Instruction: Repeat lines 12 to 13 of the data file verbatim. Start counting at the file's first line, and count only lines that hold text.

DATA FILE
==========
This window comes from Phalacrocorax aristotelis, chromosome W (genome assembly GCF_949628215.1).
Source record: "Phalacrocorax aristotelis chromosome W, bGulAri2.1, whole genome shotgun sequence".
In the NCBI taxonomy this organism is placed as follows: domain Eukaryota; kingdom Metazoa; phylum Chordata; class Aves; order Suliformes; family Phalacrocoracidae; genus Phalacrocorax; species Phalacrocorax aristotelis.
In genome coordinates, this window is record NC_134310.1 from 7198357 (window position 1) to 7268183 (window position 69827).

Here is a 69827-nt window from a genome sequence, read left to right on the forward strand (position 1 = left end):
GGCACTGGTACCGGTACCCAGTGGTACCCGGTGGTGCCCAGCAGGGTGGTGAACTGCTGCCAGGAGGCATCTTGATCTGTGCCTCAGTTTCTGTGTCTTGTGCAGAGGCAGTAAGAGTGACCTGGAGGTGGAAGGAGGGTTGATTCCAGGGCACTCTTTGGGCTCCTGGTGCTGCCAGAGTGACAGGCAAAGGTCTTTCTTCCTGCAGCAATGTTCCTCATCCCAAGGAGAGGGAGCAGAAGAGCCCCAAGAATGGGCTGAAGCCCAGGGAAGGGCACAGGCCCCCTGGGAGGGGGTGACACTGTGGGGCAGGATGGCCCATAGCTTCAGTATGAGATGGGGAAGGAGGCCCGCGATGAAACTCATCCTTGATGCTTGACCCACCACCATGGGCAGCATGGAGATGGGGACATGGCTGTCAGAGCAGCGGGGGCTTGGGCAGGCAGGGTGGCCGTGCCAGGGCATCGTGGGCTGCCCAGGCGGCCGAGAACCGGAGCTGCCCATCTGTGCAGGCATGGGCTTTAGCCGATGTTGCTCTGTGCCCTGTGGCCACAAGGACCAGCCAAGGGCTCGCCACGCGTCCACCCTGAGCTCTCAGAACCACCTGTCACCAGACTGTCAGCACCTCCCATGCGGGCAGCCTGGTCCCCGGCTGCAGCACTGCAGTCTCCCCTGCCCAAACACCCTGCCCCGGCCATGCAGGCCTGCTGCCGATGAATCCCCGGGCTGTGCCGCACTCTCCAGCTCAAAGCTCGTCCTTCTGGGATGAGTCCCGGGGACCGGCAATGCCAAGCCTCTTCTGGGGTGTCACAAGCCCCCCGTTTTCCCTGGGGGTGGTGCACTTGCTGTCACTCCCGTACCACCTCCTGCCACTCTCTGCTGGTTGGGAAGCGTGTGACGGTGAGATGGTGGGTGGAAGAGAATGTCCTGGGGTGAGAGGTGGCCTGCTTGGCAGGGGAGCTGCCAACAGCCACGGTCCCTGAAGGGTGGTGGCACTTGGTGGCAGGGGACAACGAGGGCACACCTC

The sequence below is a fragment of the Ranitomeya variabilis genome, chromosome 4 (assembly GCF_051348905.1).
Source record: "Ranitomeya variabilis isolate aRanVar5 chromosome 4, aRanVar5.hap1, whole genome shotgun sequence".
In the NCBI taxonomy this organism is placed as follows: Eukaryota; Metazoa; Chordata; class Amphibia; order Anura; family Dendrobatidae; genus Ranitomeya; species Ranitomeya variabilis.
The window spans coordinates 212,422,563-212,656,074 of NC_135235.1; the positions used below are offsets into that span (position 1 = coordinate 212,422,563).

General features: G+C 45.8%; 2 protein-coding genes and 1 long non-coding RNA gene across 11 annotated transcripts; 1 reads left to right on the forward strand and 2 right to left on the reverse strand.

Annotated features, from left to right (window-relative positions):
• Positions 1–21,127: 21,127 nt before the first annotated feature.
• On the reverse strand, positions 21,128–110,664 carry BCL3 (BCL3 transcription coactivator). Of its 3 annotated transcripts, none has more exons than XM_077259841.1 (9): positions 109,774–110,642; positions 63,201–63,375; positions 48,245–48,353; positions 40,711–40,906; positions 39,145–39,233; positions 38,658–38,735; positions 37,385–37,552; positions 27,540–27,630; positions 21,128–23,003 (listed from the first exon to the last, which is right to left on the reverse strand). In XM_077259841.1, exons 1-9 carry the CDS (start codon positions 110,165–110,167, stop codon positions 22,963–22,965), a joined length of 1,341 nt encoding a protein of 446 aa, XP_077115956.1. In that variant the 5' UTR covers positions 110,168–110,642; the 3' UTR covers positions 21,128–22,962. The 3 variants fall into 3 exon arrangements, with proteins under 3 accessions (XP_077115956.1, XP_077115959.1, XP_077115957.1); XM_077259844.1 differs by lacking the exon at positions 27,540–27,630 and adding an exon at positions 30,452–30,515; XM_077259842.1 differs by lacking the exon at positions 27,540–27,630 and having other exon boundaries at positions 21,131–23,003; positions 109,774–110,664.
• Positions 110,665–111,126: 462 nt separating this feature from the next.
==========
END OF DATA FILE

Annotated features, from left to right (window-relative positions):
• Positions 1–21,127: 21,127 nt before the first annotated feature.